|Region Wins Major Grant to Improve Transit
Washington, D.C. – Following one of the largest regional transportation efforts since the launch of Metrorail, the National Capital Region Transportation Planning Board (TPB) was notified today that the region would receive $58.8 million in funding from the U.S. Department of Transportation.
TPB Chairman and Falls Church City Council Member Dave Snyder praised Board members, TPB staff, and the staffs of member governments, state departments of transportation, and area transit agencies for “a team effort that really paid off,” noting that “every citizen in the region is going to benefit from this funding.” Of more than 1,400 projects submitted, fewer than three percent were chosen for funding. “Given the level of competition, we should really be pleased,” said Snyder. “This really is a victory for regionalism.”
The funding comes from $1.5 billion of the American Recovery and Reinvestment Act (ARRA) reserved for a new multimodal discretionary grant program called TIGER, (standing for “Transportation Improvements Generating Economic Recovery”). Per the requirements of the program, all components of the project must be completed by the end of 2012.
Over $26 million of the funding will go to improving bus transportation along priority corridors in the District of Columbia, Maryland, and Virginia. Improvements to these corridors include dedicated bus lanes, traffic signal priority, skip stop service, enhanced pedestrian access, real-time passenger information, and enhanced bus stops, among others. Focusing on corridors with the highest regional ridership, the purpose of these improvements is to increase ridership and reliability.
In addition, over $19.9 million was awarded for multimodal improvements to enable priority bus transit connecting Prince William and Fairfax Counties and the City of Alexandria with the District of Columbia. The aim is to provide high quality transit options for commuters and relieve pressure on the Metrorail system.
Finally, over $12.3 million of the funding will be used for the creation of a multimodal Takoma/Langley transit center in Prince George’s County, which will improve safety and intermodal access to priority bus corridors.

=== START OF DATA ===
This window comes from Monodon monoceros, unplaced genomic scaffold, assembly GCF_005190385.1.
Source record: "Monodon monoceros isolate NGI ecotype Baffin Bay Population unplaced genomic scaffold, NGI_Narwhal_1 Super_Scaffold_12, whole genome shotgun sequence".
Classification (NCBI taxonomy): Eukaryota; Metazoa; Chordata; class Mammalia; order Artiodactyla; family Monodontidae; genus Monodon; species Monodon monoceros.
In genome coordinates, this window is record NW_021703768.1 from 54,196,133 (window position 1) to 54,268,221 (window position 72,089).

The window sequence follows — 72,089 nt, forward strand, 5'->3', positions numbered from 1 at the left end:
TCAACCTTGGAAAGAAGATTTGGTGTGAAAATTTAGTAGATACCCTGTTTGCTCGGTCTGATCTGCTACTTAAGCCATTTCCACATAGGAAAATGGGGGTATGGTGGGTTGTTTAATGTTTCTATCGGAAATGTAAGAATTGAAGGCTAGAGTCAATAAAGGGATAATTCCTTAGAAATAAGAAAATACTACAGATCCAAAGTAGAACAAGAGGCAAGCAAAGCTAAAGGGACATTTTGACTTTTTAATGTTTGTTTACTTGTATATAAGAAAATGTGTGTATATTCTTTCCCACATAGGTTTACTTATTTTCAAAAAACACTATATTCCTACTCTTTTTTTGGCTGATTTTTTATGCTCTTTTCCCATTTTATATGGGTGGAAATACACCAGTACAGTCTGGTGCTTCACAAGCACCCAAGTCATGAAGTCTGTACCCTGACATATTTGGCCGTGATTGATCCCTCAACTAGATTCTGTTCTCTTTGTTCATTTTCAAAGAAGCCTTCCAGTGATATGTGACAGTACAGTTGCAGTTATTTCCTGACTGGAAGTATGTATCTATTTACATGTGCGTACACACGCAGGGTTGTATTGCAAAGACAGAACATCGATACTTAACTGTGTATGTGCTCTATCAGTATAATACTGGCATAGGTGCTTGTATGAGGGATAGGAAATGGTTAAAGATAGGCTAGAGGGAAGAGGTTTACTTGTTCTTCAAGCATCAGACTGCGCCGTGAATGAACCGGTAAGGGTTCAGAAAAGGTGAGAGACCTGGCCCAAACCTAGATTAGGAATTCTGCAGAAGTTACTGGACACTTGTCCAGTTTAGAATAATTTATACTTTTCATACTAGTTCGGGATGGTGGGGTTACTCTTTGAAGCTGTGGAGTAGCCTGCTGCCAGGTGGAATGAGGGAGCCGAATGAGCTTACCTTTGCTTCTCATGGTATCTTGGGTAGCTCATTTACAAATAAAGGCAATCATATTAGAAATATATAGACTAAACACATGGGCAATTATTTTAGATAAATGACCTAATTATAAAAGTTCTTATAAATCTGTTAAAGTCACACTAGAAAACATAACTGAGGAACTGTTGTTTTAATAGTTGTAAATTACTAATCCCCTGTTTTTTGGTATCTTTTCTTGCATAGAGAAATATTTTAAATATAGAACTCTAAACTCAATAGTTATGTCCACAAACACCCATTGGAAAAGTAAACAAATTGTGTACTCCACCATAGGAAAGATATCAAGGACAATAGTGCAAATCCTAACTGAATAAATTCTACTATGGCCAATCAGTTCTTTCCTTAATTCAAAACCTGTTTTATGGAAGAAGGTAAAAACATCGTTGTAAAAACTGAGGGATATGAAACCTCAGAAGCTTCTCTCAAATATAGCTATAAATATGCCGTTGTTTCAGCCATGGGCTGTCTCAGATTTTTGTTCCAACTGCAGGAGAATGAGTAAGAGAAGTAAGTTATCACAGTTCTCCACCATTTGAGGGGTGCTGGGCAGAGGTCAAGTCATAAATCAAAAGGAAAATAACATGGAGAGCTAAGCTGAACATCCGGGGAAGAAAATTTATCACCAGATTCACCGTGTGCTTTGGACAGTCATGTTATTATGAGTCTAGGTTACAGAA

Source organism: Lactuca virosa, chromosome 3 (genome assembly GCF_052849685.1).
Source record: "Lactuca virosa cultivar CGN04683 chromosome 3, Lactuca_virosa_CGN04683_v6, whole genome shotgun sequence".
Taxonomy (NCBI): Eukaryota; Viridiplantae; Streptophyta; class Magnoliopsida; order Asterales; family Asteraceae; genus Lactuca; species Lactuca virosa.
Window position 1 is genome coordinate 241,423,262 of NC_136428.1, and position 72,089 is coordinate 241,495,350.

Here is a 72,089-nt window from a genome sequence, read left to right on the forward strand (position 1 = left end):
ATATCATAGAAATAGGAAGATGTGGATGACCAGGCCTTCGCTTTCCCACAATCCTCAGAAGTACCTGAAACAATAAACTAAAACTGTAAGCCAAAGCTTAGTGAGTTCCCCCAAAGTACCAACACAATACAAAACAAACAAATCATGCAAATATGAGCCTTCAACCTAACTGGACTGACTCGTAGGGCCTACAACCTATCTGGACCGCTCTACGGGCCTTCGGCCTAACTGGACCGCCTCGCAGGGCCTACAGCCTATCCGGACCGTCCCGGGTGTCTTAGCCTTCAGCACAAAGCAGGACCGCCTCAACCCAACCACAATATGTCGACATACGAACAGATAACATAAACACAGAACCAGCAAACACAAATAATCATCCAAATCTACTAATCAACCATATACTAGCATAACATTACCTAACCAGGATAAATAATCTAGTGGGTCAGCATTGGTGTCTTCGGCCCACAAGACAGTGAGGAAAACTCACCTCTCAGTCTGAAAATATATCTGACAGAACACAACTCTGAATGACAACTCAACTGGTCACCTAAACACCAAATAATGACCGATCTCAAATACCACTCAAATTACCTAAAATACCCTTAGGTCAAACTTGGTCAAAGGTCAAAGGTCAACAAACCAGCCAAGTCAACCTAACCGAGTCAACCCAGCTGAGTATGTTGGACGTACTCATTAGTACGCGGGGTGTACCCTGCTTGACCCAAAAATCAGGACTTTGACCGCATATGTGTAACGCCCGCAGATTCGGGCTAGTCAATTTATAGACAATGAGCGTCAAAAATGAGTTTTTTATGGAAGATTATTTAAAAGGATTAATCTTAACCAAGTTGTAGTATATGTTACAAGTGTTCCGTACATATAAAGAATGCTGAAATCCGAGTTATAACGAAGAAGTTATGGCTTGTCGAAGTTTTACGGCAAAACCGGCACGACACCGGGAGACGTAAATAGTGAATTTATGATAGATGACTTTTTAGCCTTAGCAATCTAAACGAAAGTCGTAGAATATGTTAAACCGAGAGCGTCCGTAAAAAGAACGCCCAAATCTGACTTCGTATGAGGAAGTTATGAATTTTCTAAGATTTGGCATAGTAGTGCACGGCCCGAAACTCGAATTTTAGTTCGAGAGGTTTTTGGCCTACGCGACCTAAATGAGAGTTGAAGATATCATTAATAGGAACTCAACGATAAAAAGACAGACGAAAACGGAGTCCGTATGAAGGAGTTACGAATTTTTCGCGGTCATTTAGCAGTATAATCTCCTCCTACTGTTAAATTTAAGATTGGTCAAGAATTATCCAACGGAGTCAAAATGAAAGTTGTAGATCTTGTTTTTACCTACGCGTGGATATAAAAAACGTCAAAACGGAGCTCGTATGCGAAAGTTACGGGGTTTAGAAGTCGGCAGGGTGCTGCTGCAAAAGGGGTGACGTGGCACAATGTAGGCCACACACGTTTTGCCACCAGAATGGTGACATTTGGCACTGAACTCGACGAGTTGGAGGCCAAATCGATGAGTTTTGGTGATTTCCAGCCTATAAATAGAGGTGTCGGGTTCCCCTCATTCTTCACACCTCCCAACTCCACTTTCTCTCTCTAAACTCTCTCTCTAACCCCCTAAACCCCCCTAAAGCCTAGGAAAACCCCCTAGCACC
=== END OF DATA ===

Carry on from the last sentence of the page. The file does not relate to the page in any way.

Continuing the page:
Two noteworthy components of the TIGER application, the K Street Transitway (total requested funding: $76.4 million) and a regional bike-sharing program (total requested funding: $13.4 million), were not awarded funding.
However, TPB Member and Arlington County Board Member Chris Zimmerman was optimistic that these projects will become a reality in the future. “The biggest benefit of this process is that we have created a foundation to build upon,” said Zimmerman, noting that the non-funded portions of the application would be ready for any future funding opportunities.
Zimmerman also echoed Snyder’s comments on the regional partnership behind the application. “This effort required a level of regional cooperation that is seldom achieved and was really quite successful in a number of ways,” said Zimmerman.
The TPB’s application, which was submitted on behalf of its member governments, state departments of transportation, and area transit agencies, had requested $204 million. In addition to the TIGER program, the ARRA will provide the region with hundreds of millions of dollars in formula funding for transportation.
The TPB is the regional transportation planning organization for the Washington region. It includes local governments, state transportation agencies, the Washington Metropolitan Area Transit Authority (WMATA), and members of the Maryland and Virginia General Assemblies.
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Release Date: Feb 17, 2010
Contact: Lewis Miller